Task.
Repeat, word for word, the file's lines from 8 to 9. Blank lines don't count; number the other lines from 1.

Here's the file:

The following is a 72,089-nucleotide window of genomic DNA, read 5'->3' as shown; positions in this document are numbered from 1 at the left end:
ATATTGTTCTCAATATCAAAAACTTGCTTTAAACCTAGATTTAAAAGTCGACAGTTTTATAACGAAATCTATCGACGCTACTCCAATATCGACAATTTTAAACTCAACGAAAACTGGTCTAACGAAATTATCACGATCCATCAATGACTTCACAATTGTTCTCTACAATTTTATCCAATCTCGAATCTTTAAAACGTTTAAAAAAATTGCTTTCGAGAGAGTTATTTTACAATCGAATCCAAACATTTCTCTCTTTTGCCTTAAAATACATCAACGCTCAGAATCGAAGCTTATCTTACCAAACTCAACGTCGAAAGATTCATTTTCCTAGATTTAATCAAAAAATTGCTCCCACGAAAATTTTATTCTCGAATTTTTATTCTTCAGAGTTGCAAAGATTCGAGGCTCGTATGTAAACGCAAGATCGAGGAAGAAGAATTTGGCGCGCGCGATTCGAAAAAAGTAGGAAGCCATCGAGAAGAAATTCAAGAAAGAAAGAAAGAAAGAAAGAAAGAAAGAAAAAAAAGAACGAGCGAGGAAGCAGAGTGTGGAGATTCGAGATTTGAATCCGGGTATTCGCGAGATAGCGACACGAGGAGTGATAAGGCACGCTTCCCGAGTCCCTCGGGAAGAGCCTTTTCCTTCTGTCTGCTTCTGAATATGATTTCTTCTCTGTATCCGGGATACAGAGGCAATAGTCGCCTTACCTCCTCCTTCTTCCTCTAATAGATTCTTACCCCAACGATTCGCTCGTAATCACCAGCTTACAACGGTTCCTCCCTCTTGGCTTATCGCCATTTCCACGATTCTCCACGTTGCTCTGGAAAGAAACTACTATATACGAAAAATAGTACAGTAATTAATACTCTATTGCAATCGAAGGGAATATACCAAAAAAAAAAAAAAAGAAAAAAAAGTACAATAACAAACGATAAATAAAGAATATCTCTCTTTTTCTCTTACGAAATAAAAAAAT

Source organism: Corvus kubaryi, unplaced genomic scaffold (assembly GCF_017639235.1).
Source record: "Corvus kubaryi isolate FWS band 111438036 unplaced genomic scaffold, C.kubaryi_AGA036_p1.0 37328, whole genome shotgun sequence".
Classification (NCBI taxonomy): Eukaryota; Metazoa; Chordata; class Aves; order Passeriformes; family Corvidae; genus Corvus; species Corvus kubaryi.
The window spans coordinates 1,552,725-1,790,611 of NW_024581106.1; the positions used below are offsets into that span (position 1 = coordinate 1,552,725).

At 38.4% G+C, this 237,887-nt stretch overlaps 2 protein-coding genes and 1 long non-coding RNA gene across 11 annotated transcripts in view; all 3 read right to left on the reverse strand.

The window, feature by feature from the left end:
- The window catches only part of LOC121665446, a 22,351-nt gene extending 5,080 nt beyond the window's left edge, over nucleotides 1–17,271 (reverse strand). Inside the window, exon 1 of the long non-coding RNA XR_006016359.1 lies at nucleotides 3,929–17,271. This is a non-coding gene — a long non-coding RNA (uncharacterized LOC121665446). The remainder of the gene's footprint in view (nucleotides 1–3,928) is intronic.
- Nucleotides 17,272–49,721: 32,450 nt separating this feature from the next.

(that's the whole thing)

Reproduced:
The window, feature by feature from the left end:
- The window catches only part of LOC121665446, a 22,351-nt gene extending 5,080 nt beyond the window's left edge, over nucleotides 1–17,271 (reverse strand). Inside the window, exon 1 of the long non-coding RNA XR_006016359.1 lies at nucleotides 3,929–17,271. This is a non-coding gene — a long non-coding RNA (uncharacterized LOC121665446). The remainder of the gene's footprint in view (nucleotides 1–3,928) is intronic.